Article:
I have not seen literature on this. I believe there is something on the fact that Mg++ deficiency is common among people with metabolic syndrome and type 2 diabetes. I think this may one of those things that Steve Phinney figured out on his own or perhaps learned a long time ago in the course of getting his PhD in nutritional biochemistry. In my case, when he heard I was having night-time leg cramps he checked my reflexes. They were a little hyper which he said was diagnostic of Mg++ deficiency. The problem resolved when I started taking mag64. I think that, plus getting adequate salt, are the keys to avoiding muscle cramps on LCHF. Hope that helps.
Well, I must say that since starting a one-a-day cal-mag pill I have not had any night-time cramps. I couldn’t find SlowMag or similar in Vancouver so I’m taking Webber Naturals (333mg calcium, 167mg magnesium, Krebs Cycle with D3).
I’m still having problems with constipation, though, despite following their recommendations regarding increased sodium intake. I never used to have any problems at a 100g carb per day, but dropping below 40g per day brought on the trouble. Any ideas about that would be much appreciated.
Dr Jay’s Reply:
If you are getting enough salt, my guess would be that your gut is taking some time to adjust to a very low carb intake. I think that what we take for normal bowel function may actually not be normal but rather is the way the gut responds to carbs. When the carbs are sufficiently reduced, the gut takes some time to adjust and will eventually find the “new normal”. The role of gut microbes in this is intriguing and may turn out to be very important. In case it is, you might want to increase your intake of fermented foods to see if you can speed the colonization of your gut with healthier microbes. I don’t have evidence that this is what is happening but I like the theory in the Spreadbury paper and I am not aware of any downside to giving this a try.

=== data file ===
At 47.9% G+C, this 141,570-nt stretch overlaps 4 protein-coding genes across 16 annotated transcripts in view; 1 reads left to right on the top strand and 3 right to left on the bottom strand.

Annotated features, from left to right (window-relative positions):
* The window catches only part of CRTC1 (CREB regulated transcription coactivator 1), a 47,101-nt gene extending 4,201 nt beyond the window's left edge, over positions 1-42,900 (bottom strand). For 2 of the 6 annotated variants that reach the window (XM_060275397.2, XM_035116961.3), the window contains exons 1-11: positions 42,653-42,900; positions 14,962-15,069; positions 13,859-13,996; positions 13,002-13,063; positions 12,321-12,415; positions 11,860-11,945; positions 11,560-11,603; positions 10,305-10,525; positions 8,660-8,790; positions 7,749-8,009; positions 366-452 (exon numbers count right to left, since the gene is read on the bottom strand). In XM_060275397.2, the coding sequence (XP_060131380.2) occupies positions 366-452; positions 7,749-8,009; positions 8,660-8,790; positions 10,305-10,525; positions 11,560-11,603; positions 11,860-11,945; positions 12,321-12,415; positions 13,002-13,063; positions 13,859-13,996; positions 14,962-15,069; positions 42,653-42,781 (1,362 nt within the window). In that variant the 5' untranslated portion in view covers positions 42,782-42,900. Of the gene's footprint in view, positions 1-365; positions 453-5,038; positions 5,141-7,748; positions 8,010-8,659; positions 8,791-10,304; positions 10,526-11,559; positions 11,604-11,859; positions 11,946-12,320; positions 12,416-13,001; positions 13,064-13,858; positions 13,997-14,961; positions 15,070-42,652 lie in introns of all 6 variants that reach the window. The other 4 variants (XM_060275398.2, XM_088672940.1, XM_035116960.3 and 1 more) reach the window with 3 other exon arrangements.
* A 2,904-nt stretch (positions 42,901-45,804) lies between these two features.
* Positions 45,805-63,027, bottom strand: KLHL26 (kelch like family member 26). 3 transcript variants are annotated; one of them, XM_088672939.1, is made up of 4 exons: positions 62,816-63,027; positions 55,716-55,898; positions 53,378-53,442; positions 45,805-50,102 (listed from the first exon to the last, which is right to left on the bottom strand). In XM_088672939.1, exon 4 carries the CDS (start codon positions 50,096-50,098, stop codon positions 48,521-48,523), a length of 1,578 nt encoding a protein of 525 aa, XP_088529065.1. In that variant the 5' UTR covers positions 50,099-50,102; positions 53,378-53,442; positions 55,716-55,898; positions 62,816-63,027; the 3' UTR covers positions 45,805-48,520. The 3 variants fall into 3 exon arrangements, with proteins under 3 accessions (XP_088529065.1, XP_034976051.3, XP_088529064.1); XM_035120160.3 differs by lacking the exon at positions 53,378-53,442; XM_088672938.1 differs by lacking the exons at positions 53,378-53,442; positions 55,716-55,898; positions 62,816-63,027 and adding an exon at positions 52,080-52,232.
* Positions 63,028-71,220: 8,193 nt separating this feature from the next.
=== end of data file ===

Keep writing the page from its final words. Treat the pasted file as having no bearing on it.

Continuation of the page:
I take 300 mg of calcium and magnesium citrate powder twice a day, as well as about a tsp and 1/2 of Celtic sea salt a day. As for constipation, I mostly had the diarrhea instead. Constipation can happen if you go low carb too soon without a lot of fat. For me, the coconut oil kept me from constipation. Do you take a lot of coconut oil? How much vitamin C do you get. It is known to loosen the stools(reaching a saturation). You may need a lot of C at the present. Hope this helps.
Hi Dr. Wortman,
I recently watched a program called “Programmed to Be Fat” on the Nature of Things. I discussed chemicals that we are exposed to and obesity. Dr. Paula Ballie-Hamilton wrote a book called, “Toxic Overload”. Which supports your theory of returning to the First Nations traditional diet. I also read the article from Dove Press, it seems to connect for me.